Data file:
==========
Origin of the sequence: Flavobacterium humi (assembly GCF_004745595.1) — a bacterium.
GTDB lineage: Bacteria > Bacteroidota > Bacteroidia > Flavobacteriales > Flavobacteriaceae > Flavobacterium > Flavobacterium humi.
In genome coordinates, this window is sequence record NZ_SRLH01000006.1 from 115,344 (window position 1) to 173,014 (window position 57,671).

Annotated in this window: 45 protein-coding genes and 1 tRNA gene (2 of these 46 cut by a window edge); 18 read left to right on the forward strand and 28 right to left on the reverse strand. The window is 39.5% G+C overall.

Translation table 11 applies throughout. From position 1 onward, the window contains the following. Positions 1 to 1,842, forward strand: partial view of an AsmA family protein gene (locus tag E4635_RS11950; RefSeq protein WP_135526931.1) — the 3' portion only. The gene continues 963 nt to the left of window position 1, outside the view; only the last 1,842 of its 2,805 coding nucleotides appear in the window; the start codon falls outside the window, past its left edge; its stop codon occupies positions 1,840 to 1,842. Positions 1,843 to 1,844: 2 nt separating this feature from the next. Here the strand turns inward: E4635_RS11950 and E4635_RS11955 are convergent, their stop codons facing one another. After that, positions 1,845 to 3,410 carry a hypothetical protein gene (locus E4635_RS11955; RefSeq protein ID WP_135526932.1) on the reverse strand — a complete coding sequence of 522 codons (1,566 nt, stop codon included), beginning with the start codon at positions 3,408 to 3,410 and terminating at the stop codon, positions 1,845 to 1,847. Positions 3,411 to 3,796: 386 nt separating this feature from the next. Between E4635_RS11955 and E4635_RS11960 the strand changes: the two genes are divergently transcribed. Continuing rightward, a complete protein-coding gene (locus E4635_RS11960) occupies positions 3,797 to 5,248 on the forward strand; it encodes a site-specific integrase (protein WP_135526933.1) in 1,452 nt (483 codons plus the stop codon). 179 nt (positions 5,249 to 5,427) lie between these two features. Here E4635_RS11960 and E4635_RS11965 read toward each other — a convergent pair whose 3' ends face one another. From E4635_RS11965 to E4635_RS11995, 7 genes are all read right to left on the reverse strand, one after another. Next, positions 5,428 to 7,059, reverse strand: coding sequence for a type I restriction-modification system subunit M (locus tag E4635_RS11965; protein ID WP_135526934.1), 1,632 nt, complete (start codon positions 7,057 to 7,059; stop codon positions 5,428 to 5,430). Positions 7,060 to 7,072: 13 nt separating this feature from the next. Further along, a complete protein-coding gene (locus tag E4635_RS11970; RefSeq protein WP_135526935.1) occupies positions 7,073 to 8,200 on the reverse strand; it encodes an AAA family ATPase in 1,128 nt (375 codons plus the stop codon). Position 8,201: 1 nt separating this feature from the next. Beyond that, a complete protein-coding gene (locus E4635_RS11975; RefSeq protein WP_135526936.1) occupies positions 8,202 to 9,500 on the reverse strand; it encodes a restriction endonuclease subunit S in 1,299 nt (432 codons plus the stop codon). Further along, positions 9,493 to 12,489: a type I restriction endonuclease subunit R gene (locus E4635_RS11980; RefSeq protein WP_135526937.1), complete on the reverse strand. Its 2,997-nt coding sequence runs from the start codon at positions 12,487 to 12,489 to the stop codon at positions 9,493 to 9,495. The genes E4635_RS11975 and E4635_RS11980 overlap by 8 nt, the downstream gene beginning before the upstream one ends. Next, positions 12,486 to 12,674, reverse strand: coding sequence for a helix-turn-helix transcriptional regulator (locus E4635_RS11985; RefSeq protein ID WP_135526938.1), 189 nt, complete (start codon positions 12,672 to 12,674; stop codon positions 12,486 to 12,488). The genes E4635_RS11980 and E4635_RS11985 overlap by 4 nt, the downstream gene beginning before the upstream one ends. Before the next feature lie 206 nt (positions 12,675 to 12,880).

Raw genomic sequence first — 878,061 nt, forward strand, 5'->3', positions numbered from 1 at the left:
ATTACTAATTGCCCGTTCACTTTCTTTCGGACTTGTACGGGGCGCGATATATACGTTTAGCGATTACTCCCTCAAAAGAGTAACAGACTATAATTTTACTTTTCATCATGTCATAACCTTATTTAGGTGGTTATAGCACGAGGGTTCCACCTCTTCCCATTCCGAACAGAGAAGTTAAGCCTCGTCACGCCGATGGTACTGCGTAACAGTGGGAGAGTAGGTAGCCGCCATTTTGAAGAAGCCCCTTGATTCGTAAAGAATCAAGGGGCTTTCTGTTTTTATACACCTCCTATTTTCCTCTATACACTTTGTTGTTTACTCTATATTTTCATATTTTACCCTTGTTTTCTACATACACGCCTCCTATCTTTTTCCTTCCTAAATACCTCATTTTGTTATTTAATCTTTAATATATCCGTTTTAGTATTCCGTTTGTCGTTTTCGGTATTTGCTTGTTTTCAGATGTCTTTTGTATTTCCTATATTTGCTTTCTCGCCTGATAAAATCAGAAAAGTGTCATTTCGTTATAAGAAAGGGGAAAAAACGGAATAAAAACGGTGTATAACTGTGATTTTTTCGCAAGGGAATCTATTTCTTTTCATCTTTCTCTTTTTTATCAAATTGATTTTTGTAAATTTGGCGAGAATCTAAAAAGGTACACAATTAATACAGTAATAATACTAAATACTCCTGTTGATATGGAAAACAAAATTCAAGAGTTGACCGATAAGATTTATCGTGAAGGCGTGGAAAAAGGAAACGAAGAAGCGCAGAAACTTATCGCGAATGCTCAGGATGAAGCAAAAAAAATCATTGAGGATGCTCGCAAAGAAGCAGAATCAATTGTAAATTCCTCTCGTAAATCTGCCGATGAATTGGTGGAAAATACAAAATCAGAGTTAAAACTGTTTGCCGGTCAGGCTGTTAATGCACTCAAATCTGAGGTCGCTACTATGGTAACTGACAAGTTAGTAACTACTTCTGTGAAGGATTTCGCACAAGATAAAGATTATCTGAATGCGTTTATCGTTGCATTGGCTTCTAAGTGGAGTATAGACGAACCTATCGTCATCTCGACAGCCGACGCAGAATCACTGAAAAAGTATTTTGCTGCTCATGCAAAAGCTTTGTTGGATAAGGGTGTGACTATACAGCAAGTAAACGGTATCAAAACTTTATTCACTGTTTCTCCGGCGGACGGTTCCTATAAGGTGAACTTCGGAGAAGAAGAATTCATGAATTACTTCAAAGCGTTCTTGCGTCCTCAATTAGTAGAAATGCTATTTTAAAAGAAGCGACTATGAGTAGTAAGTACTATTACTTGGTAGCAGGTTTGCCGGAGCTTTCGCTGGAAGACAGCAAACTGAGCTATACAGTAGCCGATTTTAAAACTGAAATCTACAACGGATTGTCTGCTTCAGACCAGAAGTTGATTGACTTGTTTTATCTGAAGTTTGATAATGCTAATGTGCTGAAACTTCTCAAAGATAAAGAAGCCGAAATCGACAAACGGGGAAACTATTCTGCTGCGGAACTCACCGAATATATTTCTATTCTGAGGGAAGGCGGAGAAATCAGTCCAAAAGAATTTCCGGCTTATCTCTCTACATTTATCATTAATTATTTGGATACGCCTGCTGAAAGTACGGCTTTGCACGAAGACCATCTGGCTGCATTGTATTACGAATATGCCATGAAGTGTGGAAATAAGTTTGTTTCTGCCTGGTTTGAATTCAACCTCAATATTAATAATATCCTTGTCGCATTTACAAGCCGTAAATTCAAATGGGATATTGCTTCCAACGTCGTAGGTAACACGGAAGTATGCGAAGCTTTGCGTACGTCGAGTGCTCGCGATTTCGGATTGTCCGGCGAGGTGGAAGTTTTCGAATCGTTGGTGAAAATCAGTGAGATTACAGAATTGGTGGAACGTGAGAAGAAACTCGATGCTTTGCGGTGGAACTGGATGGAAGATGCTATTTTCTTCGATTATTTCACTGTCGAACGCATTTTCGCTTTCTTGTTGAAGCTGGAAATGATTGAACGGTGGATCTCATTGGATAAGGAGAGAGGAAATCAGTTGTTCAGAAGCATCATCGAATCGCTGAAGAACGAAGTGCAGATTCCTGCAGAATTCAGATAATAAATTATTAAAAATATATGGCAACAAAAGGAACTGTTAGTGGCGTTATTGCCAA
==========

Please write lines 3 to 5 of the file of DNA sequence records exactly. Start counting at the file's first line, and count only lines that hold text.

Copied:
In genome coordinates, this window is sequence record NZ_SRLH01000006.1 from 115,344 (window position 1) to 173,014 (window position 57,671).

Annotated in this window: 45 protein-coding genes and 1 tRNA gene (2 of these 46 cut by a window edge); 18 read left to right on the forward strand and 28 right to left on the reverse strand. The window is 39.5% G+C overall.

Translation table 11 applies throughout. From position 1 onward, the window contains the following. Positions 1 to 1,842, forward strand: partial view of an AsmA family protein gene (locus tag E4635_RS11950; RefSeq protein WP_135526931.1) — the 3' portion only. The gene continues 963 nt to the left of window position 1, outside the view; only the last 1,842 of its 2,805 coding nucleotides appear in the window; the start codon falls outside the window, past its left edge; its stop codon occupies positions 1,840 to 1,842. Positions 1,843 to 1,844: 2 nt separating this feature from the next. Here the strand turns inward: E4635_RS11950 and E4635_RS11955 are convergent, their stop codons facing one another. After that, positions 1,845 to 3,410 carry a hypothetical protein gene (locus E4635_RS11955; RefSeq protein ID WP_135526932.1) on the reverse strand — a complete coding sequence of 522 codons (1,566 nt, stop codon included), beginning with the start codon at positions 3,408 to 3,410 and terminating at the stop codon, positions 1,845 to 1,847. Positions 3,411 to 3,796: 386 nt separating this feature from the next. Between E4635_RS11955 and E4635_RS11960 the strand changes: the two genes are divergently transcribed. Continuing rightward, a complete protein-coding gene (locus E4635_RS11960) occupies positions 3,797 to 5,248 on the forward strand; it encodes a site-specific integrase (protein WP_135526933.1) in 1,452 nt (483 codons plus the stop codon). 179 nt (positions 5,249 to 5,427) lie between these two features. Here E4635_RS11960 and E4635_RS11965 read toward each other — a convergent pair whose 3' ends face one another. From E4635_RS11965 to E4635_RS11995, 7 genes are all read right to left on the reverse strand, one after another. Next, positions 5,428 to 7,059, reverse strand: coding sequence for a type I restriction-modification system subunit M (locus tag E4635_RS11965; protein ID WP_135526934.1), 1,632 nt, complete (start codon positions 7,057 to 7,059; stop codon positions 5,428 to 5,430). Positions 7,060 to 7,072: 13 nt separating this feature from the next. Further along, a complete protein-coding gene (locus tag E4635_RS11970; RefSeq protein WP_135526935.1) occupies positions 7,073 to 8,200 on the reverse strand; it encodes an AAA family ATPase in 1,128 nt (375 codons plus the stop codon). Position 8,201: 1 nt separating this feature from the next. Beyond that, a complete protein-coding gene (locus E4635_RS11975; RefSeq protein WP_135526936.1) occupies positions 8,202 to 9,500 on the reverse strand; it encodes a restriction endonuclease subunit S in 1,299 nt (432 codons plus the stop codon). Further along, positions 9,493 to 12,489: a type I restriction endonuclease subunit R gene (locus E4635_RS11980; RefSeq protein WP_135526937.1), complete on the reverse strand. Its 2,997-nt coding sequence runs from the start codon at positions 12,487 to 12,489 to the stop codon at positions 9,493 to 9,495. The genes E4635_RS11975 and E4635_RS11980 overlap by 8 nt, the downstream gene beginning before the upstream one ends. Next, positions 12,486 to 12,674, reverse strand: coding sequence for a helix-turn-helix transcriptional regulator (locus E4635_RS11985; RefSeq protein ID WP_135526938.1), 189 nt, complete (start codon positions 12,672 to 12,674; stop codon positions 12,486 to 12,488). The genes E4635_RS11980 and E4635_RS11985 overlap by 4 nt, the downstream gene beginning before the upstream one ends. Before the next feature lie 206 nt (positions 12,675 to 12,880).